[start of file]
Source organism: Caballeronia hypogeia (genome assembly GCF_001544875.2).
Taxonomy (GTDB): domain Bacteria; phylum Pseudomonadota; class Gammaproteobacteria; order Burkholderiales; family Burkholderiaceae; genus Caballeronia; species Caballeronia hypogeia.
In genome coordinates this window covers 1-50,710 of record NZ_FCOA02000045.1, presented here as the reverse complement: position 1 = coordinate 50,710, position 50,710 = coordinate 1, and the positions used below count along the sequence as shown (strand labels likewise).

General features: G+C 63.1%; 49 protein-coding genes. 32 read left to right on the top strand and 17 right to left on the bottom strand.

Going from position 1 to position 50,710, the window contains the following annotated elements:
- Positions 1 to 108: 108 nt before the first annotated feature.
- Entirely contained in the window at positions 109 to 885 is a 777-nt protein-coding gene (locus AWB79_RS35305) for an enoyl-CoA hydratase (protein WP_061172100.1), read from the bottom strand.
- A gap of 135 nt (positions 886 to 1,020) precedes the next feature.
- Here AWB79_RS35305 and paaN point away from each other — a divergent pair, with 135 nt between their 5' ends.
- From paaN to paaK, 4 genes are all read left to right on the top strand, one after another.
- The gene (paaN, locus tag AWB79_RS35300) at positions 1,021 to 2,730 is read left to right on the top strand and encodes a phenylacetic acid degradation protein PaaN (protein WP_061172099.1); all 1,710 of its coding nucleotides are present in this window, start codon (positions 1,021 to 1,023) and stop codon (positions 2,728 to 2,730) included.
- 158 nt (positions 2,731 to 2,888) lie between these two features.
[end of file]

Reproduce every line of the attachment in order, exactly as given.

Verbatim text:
Source organism: Caballeronia hypogeia (genome assembly GCF_001544875.2).
Taxonomy (GTDB): domain Bacteria; phylum Pseudomonadota; class Gammaproteobacteria; order Burkholderiales; family Burkholderiaceae; genus Caballeronia; species Caballeronia hypogeia.
In genome coordinates this window covers 1-50,710 of record NZ_FCOA02000045.1, presented here as the reverse complement: position 1 = coordinate 50,710, position 50,710 = coordinate 1, and the positions used below count along the sequence as shown (strand labels likewise).

General features: G+C 63.1%; 49 protein-coding genes. 32 read left to right on the top strand and 17 right to left on the bottom strand.

Going from position 1 to position 50,710, the window contains the following annotated elements:
- Positions 1 to 108: 108 nt before the first annotated feature.
- Entirely contained in the window at positions 109 to 885 is a 777-nt protein-coding gene (locus AWB79_RS35305) for an enoyl-CoA hydratase (protein WP_061172100.1), read from the bottom strand.
- A gap of 135 nt (positions 886 to 1,020) precedes the next feature.
- Here AWB79_RS35305 and paaN point away from each other — a divergent pair, with 135 nt between their 5' ends.
- From paaN to paaK, 4 genes are all read left to right on the top strand, one after another.
- The gene (paaN, locus tag AWB79_RS35300) at positions 1,021 to 2,730 is read left to right on the top strand and encodes a phenylacetic acid degradation protein PaaN (protein WP_061172099.1); all 1,710 of its coding nucleotides are present in this window, start codon (positions 1,021 to 1,023) and stop codon (positions 2,728 to 2,730) included.
- 158 nt (positions 2,731 to 2,888) lie between these two features.